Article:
# Period Orbits on a 120-Isosceles Triangular Billiards Table

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```Period Orbits on a 120-Isosceles
Triangular Billiards Table
BY DAVID BROWN, BEN BAER, FAHEEM GILANI
SPONSORED BY DRS. RON UMBLE AND ZHIGANG HAN
Introduction
 Consider a frictionless 120-isosceles billiards table
with a ball released from the base at an initial angle
History
 The 120 isosceles triangle is one of 8 shapes that can
the plane tessellate through edge reflections
 The other shapes are:








Square/Rectangle
Equilateral Triangle
45 Isosceles Triangle
30-60-90 Triangle
120 Isosceles Triangle
Regular Hexagon
120-90-90 Kite
60-120 Rhombus
History
 Andrew Baxter (working with Dr. Umble) solved the
equilateral case
 Jonathon Eskreis-Winkler and Ethan McCarthy
worked (with Dr Baxter) on the rectangle, 30-60-90
triangle, and 45 isosceles triangle cases
Assumptions
 A billiard ball bounce follows the same rule as a
reflection:
Angle of incidence = Angle of reflection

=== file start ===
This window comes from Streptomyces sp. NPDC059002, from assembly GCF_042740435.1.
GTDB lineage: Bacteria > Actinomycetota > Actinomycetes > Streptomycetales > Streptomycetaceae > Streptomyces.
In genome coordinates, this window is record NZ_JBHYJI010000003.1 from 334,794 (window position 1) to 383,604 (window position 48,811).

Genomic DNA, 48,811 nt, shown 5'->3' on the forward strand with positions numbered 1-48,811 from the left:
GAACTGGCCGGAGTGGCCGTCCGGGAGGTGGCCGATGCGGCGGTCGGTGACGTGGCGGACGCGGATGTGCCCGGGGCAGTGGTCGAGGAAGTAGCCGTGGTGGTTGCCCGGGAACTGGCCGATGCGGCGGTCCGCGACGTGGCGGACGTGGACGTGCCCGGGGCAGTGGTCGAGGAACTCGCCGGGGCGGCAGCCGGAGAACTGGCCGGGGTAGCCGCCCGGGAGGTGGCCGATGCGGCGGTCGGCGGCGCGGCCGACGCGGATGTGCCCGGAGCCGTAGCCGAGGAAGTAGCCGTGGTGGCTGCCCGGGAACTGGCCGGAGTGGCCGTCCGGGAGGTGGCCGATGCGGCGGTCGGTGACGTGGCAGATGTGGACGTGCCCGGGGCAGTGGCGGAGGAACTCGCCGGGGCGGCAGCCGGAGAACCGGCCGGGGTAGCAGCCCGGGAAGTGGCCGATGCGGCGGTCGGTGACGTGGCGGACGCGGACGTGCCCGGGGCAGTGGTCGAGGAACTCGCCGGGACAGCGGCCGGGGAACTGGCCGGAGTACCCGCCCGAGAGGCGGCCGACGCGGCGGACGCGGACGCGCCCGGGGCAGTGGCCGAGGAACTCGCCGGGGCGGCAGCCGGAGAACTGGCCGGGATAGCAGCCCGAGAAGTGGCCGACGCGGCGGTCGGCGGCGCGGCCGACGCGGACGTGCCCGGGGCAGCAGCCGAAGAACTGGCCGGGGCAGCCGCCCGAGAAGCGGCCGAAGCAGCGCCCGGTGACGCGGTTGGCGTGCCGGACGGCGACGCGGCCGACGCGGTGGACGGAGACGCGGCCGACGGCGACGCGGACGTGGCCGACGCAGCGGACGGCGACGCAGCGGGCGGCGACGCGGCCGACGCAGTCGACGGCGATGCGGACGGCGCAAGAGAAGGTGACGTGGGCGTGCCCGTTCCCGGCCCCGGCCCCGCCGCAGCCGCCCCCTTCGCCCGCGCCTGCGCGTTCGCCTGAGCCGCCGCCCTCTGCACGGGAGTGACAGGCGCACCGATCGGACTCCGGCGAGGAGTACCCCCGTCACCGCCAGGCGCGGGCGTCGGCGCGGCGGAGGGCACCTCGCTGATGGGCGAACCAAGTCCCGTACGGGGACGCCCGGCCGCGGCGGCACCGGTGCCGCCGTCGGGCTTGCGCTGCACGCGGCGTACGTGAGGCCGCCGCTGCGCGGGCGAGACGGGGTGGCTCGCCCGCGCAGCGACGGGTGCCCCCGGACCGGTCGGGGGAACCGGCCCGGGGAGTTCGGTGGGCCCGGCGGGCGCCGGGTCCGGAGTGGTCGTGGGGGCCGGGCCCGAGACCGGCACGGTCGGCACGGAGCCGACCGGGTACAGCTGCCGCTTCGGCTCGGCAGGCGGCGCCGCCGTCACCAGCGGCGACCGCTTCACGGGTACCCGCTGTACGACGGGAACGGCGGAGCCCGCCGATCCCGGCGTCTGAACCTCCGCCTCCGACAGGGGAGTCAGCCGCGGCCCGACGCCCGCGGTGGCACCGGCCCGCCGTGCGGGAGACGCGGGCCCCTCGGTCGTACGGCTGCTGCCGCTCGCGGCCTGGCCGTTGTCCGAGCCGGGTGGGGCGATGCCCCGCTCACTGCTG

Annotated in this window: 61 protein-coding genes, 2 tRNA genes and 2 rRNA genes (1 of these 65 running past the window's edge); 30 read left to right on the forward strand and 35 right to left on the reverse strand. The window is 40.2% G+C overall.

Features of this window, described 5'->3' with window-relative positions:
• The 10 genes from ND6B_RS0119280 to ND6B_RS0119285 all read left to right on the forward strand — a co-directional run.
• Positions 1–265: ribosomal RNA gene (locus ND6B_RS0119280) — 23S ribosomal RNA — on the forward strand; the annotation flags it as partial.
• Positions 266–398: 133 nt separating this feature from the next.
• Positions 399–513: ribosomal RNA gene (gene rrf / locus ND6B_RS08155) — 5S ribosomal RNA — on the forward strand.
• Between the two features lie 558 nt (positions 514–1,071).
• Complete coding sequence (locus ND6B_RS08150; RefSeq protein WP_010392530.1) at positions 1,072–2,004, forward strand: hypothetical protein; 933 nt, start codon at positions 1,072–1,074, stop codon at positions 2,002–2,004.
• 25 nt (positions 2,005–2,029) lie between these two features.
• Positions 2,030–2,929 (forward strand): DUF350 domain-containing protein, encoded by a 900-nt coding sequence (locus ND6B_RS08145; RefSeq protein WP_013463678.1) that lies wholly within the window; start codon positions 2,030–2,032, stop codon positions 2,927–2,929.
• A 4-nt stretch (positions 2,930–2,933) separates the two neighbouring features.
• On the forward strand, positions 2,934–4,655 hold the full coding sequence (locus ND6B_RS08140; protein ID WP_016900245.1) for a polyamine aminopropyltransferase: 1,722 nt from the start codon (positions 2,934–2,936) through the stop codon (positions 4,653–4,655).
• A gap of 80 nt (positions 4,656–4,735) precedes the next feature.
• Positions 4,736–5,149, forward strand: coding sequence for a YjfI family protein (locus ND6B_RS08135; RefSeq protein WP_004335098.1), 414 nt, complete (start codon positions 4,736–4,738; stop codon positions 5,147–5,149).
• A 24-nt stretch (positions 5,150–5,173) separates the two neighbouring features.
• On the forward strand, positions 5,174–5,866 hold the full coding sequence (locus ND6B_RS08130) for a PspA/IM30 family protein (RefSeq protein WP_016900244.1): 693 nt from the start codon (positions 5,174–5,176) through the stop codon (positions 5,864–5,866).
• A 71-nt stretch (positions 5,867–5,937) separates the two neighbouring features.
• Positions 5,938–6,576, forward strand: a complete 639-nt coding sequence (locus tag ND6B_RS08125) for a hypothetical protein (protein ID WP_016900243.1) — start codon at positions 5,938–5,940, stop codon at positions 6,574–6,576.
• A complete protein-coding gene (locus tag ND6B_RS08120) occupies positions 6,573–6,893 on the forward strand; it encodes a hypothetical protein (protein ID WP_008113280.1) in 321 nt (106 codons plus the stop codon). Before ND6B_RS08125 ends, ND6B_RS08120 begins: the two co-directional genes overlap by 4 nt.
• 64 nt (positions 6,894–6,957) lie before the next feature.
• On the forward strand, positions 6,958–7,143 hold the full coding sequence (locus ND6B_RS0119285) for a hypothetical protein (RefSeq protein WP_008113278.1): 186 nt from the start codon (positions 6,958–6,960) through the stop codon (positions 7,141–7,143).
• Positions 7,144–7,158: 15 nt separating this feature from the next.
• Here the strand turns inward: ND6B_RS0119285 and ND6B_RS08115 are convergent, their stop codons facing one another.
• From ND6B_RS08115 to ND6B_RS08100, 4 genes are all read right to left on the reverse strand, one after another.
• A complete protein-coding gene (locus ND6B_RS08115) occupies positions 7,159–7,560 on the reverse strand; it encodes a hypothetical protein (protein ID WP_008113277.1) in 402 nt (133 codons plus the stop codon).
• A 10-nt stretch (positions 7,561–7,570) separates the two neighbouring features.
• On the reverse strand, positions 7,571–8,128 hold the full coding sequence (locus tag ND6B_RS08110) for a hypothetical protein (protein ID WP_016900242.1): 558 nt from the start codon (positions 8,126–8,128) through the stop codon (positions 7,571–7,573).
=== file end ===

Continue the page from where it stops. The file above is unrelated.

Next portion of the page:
 A billiard ball stops if it hits a vertex.
θ
θ
Definitions
 The orbit of a billiard ball is the trajectory it follows.
 A singular orbit terminates at a vertex.
 A periodic orbit eventually retraces itself.
 The period of a periodic orbit is the number of
bounces it makes until it starts to retrace itself.
Definitions (cont.)
 A periodic orbit is stable if its period is independent
of initial position
 Otherwise it is unstable
The Problem
Find and classify the periodic orbits on a 120
isosceles triangular billiards table.
Techniques of Exploration
 We found it easier to analyze the path of the billiard
ball by reflecting the triangle about the side of
impact. In the equilateral case we were able to
construct a tessellation, the same can be done with
the 120-isosceles case.
Techniques of Exploration (cont.)
 We used Josh Pavoncello’s Orbit Mapper program
to generate orbits with a given initial angle and
initial point of incidence.
(22 bounce orbit using the Orbit Mapper program)
Results
 There exist at most 2 distinct periodic orbits with a
given initial angle
 Every periodic orbit is represented by exactly one
periodic orbit with incidence angle θ in [60,90]
Facts About Orbits
Theorem 1: If the initial point of a periodic orbit is
on a horizontal edge of the tessellation, so is its
terminal point.
Facts About Orbits (cont.)
 Theorem 2: If θ is the incidence angle of a
periodic orbit, then θ=
0&lt;a≤b with (a,b)=1.
, for integers
a=3
b=5
Facts About Orbits (cont.)
Theorem 3: Given a periodic orbit with initial angle
as before:
(1) The orbit is stable iff 3|b.
(2) If an unstable orbit has periods m&lt;n, then
n  {2m-2,2m+2}.
Facts About Orbits (cont.)
Periodic Orbits
Thank You!
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